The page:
What's Wrong with Hypergoods

Philosophy and Social Criticism 33 (7):802-832 (2007)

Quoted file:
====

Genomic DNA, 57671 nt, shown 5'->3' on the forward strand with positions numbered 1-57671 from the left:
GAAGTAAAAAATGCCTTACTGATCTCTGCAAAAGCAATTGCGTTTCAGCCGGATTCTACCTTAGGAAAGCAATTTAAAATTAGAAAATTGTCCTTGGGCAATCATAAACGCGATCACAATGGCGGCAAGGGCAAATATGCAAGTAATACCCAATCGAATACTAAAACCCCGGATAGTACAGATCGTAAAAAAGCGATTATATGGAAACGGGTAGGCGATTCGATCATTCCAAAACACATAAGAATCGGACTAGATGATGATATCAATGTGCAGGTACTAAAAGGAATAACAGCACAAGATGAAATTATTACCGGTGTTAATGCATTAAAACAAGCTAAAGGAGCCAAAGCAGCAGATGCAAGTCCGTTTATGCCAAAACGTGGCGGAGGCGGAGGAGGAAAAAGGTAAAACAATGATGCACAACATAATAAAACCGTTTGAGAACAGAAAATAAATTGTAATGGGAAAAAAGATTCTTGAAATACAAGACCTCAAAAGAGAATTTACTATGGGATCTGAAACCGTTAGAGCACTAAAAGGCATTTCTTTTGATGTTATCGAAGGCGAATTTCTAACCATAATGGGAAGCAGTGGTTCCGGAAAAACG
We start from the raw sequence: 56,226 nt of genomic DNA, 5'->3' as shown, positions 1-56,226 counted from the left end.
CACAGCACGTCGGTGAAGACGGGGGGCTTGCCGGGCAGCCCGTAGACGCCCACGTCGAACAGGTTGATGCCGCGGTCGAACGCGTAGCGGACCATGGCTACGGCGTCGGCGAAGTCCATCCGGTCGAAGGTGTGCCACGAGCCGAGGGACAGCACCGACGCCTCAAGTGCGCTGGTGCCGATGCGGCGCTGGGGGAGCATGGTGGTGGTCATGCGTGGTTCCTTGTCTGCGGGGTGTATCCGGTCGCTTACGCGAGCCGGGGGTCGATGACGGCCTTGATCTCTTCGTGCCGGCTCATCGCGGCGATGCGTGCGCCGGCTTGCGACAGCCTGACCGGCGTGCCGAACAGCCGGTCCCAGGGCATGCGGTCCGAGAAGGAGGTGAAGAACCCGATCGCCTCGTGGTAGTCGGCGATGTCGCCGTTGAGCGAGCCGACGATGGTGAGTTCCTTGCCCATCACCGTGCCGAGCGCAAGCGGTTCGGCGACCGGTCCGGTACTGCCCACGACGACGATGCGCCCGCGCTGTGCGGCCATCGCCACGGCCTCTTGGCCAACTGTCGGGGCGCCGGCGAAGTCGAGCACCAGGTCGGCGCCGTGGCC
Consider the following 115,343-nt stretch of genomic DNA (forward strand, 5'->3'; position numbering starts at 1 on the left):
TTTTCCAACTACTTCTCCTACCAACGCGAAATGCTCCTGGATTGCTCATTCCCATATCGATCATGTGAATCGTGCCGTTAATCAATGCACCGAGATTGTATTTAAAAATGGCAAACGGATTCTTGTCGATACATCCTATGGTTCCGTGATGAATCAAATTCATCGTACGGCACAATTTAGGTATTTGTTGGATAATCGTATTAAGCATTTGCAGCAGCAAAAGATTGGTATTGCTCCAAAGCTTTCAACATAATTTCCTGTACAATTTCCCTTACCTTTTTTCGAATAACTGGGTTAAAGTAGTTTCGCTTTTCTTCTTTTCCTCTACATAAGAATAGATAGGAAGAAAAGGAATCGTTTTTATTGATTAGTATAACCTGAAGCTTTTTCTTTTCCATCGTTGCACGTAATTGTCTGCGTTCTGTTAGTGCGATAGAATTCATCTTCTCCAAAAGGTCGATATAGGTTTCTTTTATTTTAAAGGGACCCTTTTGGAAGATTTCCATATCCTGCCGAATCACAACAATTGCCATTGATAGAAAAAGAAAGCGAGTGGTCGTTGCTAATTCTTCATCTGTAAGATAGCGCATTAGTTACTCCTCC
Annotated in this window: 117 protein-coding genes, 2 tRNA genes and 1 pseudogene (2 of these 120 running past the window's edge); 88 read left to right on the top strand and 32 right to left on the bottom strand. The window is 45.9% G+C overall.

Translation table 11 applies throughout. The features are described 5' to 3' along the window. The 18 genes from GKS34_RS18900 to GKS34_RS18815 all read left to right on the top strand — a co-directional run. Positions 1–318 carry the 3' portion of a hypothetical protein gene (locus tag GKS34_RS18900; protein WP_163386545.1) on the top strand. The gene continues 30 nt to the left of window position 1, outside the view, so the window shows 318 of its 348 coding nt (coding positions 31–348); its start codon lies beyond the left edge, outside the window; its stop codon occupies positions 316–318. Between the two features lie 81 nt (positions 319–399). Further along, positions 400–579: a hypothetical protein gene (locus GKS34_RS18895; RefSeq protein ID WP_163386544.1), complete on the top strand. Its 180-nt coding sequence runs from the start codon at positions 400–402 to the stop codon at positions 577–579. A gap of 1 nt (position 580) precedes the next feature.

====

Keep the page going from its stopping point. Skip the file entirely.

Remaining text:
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Charles Taylor defines `hypergoods' as the fundamental, architechtonic goods that serve as the basis of our moral frameworks. He also believes that, in principle, we can use reason to reconcile the conflicts that hypergoods engender. This belief, however, relies upon a misindentification of hypergoods as goods rather than as works of art, an error which is itself a result of an overly adversarial conception of practical reason. For Taylor fails to distinguish enough between ethical conflicts and those relating to the religio-aesthetic domain. A proper identification of hypergoods as aesthetic, moreover, requires us to revise his accounts of ordinary life, of evil and of the controversy over university curricula
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